Domestic violence does not discriminate; according to the Center for Disease Control and Prevention (CDC), roughly three in every ten women and one in every 10 men suffer from domestic abuse. These people, who have experienced any form of physical violence, rape, and/or staking from an intimate partner, have stated suffering from one or more effects of the violent behavior during and after the relationship. The trauma from domestic violence is more than physical, as victims report effects on their psychological and emotional wellbeing.
How a person deals with domestic violence can depend on a number of factors. The recurrence of the abusive situations, the extent of abuse, and the impact on physical health can influence whether the effects of domestic abuse are short term or long lasting. How a person copes with stress can also be a factor, as well as the person’s age, and their past exposure to different traumatic situations. The timing of the intervention and the length of therapy can also influence a person’s ability to deal with the effects of domestic violence.
Aside from the physical trauma, psychological and emotional trauma can cause personal and social issues to people who have been through domestic violence. They can have trouble expressing themselves, and have social anxiety that become a hindrance in everyday life. Because of the severity of the effects of domestic violence, it has been considered as a criminal offense. As the Waukehsa criminal defense lawyers of Kohler Hart Powell, SC say on their website, charges of domestic violence can greatly affect the person’s life, even if they are wrongly accused. It is therefore just as important for them to have a fair trial as victims of domestic abuse be saved and protected from their ordeal. A qualified lawyer therefore is of absolute importance in these kind of cases.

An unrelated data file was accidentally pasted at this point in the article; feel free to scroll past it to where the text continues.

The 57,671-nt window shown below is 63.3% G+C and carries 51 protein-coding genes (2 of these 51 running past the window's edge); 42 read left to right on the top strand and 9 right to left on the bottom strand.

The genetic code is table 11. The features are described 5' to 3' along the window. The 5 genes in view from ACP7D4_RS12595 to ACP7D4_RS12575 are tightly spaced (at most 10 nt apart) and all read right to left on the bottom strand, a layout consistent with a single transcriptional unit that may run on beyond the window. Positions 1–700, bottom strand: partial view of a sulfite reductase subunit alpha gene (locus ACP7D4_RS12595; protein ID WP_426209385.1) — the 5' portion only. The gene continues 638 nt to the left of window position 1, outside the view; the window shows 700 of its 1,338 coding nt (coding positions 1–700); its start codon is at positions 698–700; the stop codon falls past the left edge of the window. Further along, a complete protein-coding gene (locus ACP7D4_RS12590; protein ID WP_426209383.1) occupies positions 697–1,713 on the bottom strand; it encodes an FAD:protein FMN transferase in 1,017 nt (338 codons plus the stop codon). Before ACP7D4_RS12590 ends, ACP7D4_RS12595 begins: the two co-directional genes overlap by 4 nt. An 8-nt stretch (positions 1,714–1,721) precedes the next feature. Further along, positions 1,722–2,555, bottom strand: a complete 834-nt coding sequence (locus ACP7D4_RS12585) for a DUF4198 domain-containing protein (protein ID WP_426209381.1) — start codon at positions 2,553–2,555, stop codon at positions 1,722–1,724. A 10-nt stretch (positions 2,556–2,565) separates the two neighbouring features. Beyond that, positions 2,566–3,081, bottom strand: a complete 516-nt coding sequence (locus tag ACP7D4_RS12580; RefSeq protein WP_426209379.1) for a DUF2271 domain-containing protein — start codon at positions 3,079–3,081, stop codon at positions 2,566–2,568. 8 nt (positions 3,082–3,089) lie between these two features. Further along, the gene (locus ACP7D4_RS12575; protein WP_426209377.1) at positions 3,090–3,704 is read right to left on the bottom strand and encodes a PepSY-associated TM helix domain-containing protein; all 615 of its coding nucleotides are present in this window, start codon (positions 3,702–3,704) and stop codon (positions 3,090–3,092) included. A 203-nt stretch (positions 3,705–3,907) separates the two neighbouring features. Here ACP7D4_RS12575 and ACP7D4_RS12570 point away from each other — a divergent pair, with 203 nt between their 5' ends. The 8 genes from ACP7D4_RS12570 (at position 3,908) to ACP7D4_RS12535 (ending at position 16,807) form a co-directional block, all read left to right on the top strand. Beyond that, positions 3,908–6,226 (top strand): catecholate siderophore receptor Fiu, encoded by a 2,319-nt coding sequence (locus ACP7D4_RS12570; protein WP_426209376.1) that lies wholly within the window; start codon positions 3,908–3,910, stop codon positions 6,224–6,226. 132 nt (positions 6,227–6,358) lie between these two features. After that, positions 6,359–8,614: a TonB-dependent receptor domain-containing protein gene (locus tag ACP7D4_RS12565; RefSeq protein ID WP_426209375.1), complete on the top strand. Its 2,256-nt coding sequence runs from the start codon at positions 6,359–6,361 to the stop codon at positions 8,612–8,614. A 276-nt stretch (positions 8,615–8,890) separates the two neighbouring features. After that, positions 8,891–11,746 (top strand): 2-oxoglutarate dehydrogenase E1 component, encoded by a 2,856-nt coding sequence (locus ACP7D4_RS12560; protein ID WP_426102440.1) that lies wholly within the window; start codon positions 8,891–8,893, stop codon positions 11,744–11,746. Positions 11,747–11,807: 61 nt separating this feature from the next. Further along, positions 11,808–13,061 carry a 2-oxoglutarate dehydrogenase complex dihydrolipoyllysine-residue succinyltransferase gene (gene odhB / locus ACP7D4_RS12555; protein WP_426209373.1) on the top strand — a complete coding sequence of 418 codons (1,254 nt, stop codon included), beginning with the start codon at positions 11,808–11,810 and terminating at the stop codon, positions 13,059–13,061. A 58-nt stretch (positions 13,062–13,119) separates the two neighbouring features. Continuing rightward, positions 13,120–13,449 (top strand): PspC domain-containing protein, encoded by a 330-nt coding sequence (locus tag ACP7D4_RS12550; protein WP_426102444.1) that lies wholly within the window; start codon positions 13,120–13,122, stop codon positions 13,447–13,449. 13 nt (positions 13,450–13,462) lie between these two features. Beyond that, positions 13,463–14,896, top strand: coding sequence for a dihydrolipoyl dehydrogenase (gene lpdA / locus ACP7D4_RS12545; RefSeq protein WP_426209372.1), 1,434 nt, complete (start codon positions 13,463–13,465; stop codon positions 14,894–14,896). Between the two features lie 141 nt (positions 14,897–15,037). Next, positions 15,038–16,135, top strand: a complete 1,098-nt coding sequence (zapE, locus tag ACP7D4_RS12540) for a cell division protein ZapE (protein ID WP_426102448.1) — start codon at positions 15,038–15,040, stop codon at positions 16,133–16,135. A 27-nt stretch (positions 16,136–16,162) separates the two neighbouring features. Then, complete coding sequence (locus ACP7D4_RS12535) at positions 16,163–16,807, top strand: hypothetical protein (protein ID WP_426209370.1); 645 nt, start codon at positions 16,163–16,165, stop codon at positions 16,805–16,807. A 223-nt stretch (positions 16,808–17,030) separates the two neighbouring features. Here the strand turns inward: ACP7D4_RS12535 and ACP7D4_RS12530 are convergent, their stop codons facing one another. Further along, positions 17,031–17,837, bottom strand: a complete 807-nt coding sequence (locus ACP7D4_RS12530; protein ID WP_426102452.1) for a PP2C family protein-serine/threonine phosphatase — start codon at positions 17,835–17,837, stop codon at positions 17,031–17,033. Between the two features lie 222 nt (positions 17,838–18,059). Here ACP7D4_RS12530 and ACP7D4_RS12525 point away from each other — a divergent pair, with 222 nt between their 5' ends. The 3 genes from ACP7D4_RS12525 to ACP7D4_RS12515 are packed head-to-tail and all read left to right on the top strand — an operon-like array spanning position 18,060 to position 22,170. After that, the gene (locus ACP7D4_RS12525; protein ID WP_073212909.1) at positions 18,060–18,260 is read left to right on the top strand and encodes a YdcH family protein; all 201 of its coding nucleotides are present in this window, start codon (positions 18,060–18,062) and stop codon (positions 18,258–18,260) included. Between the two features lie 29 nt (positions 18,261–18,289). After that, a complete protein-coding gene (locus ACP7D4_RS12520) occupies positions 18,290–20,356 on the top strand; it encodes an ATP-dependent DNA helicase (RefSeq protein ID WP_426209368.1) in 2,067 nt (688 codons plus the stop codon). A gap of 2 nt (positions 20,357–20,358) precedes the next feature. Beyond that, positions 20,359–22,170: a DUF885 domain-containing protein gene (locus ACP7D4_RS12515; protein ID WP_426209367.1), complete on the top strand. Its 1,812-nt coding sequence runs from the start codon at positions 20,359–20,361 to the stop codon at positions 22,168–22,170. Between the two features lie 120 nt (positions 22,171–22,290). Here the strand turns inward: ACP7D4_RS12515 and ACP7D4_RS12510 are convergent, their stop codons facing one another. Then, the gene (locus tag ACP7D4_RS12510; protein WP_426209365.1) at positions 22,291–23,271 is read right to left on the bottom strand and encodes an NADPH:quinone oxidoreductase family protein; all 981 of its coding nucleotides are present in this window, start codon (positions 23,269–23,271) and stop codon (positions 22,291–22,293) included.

It is important for everyone to understand how to deal with it and to stop the cycle of domestic abuse. It may seem difficult, but overcoming the effects of domestic violence can be done. Through therapy and counseling, victims of domestic abuse can again lead a normal life. Time, space and the belief of safety can greatly encourage the healing and positive coping of the victim for them to start believing in themselves again, become independent and have stronger relationship with themselves and other people.